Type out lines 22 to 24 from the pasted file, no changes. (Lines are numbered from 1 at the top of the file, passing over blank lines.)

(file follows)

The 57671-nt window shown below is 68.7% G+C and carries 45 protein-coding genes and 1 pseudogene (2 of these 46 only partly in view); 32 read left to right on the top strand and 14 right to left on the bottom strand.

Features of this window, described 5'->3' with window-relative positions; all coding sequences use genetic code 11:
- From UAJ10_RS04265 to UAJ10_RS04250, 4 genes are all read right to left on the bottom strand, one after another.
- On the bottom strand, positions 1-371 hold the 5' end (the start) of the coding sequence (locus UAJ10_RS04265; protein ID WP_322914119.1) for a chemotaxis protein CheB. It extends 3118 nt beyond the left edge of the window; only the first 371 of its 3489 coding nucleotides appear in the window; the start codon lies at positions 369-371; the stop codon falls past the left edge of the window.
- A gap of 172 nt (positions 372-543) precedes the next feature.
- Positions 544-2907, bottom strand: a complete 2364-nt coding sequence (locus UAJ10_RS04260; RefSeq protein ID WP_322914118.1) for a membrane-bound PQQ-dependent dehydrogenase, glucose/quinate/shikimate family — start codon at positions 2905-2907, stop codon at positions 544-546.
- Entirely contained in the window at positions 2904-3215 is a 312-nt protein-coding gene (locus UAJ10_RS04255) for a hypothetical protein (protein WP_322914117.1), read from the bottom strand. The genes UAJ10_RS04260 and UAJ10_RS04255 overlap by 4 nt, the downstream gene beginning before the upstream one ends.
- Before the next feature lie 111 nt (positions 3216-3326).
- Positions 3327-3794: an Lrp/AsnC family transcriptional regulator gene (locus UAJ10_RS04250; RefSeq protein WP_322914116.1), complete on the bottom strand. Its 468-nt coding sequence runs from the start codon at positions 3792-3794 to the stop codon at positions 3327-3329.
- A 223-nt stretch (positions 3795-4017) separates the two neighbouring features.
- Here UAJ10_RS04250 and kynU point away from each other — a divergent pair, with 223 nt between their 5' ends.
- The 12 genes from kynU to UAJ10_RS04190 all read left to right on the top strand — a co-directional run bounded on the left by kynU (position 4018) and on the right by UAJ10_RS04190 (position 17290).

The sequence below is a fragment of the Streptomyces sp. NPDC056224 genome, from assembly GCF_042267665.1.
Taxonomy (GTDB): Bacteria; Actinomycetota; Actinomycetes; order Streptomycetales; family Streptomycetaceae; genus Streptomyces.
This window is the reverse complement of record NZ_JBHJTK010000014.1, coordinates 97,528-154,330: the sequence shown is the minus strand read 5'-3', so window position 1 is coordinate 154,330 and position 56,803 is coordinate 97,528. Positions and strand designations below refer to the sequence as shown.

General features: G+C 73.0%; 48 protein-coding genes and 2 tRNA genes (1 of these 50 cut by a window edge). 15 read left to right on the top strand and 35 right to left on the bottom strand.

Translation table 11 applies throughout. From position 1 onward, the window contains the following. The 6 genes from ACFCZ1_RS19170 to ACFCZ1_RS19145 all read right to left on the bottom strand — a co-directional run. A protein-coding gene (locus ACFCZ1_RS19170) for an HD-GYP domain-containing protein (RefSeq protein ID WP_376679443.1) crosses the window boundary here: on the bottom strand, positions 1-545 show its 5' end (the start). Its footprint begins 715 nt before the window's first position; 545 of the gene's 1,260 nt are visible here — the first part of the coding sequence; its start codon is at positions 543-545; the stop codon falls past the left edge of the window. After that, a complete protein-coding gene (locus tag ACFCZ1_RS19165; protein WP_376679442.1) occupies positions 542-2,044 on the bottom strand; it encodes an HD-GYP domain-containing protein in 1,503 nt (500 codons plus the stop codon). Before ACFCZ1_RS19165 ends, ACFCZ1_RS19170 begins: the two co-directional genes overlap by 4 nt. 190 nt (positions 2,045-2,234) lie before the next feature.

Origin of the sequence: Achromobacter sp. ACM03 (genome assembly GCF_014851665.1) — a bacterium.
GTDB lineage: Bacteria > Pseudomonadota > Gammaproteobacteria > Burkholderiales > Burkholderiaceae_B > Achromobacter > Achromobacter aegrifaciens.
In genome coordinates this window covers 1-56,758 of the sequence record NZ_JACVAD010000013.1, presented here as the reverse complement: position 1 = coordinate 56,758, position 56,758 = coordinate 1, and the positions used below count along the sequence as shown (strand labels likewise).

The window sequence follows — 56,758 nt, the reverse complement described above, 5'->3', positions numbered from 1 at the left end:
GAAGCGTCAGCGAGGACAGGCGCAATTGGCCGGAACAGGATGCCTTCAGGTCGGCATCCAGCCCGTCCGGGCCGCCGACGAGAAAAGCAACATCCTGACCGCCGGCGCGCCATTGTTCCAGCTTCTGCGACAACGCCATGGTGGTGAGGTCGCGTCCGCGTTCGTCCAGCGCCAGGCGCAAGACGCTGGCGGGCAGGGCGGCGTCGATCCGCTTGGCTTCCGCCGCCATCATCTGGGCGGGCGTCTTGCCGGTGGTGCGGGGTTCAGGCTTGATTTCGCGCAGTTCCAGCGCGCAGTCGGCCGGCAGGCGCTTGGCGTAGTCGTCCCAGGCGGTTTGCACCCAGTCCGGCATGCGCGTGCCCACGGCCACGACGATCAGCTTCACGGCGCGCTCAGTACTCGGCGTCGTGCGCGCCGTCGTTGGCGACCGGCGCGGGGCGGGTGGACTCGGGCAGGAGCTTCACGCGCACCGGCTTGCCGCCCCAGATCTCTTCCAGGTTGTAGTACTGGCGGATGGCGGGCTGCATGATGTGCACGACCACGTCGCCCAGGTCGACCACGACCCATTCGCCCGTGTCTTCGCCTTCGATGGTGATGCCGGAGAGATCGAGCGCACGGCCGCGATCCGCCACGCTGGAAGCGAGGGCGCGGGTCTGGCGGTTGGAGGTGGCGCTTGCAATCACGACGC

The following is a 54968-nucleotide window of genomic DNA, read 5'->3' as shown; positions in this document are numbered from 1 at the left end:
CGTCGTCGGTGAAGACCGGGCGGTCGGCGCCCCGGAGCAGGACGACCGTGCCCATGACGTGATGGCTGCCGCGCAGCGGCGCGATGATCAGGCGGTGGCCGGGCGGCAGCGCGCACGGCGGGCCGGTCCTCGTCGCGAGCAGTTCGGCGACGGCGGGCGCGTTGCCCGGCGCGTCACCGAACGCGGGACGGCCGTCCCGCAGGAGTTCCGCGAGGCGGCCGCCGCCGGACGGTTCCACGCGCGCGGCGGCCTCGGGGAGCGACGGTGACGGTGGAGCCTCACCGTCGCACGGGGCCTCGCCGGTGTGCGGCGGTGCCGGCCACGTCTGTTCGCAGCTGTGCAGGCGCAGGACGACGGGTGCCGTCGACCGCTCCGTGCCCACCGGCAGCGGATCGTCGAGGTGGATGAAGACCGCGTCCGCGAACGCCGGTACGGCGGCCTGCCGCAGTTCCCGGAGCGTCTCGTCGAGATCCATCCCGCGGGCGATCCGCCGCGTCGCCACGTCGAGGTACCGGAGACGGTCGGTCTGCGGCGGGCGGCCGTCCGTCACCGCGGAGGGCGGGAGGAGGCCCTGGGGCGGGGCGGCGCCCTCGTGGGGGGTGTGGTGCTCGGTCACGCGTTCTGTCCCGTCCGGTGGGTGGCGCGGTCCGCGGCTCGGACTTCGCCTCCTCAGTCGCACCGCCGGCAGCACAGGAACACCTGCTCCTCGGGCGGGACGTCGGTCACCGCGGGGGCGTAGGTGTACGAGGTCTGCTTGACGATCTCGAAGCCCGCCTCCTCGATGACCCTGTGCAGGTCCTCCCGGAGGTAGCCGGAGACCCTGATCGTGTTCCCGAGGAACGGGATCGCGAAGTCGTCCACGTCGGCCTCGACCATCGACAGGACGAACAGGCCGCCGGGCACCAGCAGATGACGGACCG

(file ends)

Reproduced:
GAAGCGTCAGCGAGGACAGGCGCAATTGGCCGGAACAGGATGCCTTCAGGTCGGCATCCAGCCCGTCCGGGCCGCCGACGAGAAAAGCAACATCCTGACCGCCGGCGCGCCATTGTTCCAGCTTCTGCGACAACGCCATGGTGGTGAGGTCGCGTCCGCGTTCGTCCAGCGCCAGGCGCAAGACGCTGGCGGGCAGGGCGGCGTCGATCCGCTTGGCTTCCGCCGCCATCATCTGGGCGGGCGTCTTGCCGGTGGTGCGGGGTTCAGGCTTGATTTCGCGCAGTTCCAGCGCGCAGTCGGCCGGCAGGCGCTTGGCGTAGTCGTCCCAGGCGGTTTGCACCCAGTCCGGCATGCGCGTGCCCACGGCCACGACGATCAGCTTCACGGCGCGCTCAGTACTCGGCGTCGTGCGCGCCGTCGTTGGCGACCGGCGCGGGGCGGGTGGACTCGGGCAGGAGCTTCACGCGCACCGGCTTGCCGCCCCAGATCTCTTCCAGGTTGTAGTACTGGCGGATGGCGGGCTGCATGATGTGCACGACCACGTCGCCCAGGTCGACCACGACCCATTCGCCCGTGTCTTCGCCTTCGATGGTGATGCCGGAGAGATCGAGCGCACGGCCGCGATCCGCCACGCTGGAAGCGAGGGCGCGGGTCTGGCGGTTGGAGGTGGCGCTTGCAATCACGACGC

The following is a 54968-nucleotide window of genomic DNA, read 5'->3' as shown; positions in this document are numbered from 1 at the left end:
CGTCGTCGGTGAAGACCGGGCGGTCGGCGCCCCGGAGCAGGACGACCGTGCCCATGACGTGATGGCTGCCGCGCAGCGGCGCGATGATCAGGCGGTGGCCGGGCGGCAGCGCGCACGGCGGGCCGGTCCTCGTCGCGAGCAGTTCGGCGACGGCGGGCGCGTTGCCCGGCGCGTCACCGAACGCGGGACGGCCGTCCCGCAGGAGTTCCGCGAGGCGGCCGCCGCCGGACGGTTCCACGCGCGCGGCGGCCTCGGGGAGCGACGGTGACGGTGGAGCCTCACCGTCGCACGGGGCCTCGCCGGTGTGCGGCGGTGCCGGCCACGTCTGTTCGCAGCTGTGCAGGCGCAGGACGACGGGTGCCGTCGACCGCTCCGTGCCCACCGGCAGCGGATCGTCGAGGTGGATGAAGACCGCGTCCGCGAACGCCGGTACGGCGGCCTGCCGCAGTTCCCGGAGCGTCTCGTCGAGATCCATCCCGCGGGCGATCCGCCGCGTCGCCACGTCGAGGTACCGGAGACGGTCGGTCTGCGGCGGGCGGCCGTCCGTCACCGCGGAGGGCGGGAGGAGGCCCTGGGGCGGGGCGGCGCCCTCGTGGGGGGTGTGGTGCTCGGTCACGCGTTCTGTCCCGTCCGGTGGGTGGCGCGGTCCGCGGCTCGGACTTCGCCTCCTCAGTCGCACCGCCGGCAGCACAGGAACACCTGCTCCTCGGGCGGGACGTCGGTCACCGCGGGGGCGTAGGTGTACGAGGTCTGCTTGACGATCTCGAAGCCCGCCTCCTCGATGACCCTGTGCAGGTCCTCCCGGAGGTAGCCGGAGACCCTGATCGTGTTCCCGAGGAACGGGATCGCGAAGTCGTCCACGTCGGCCTCGACCATCGACAGGACGAACAGGCCGCCGGGCACCAGCAGATGACGGACCG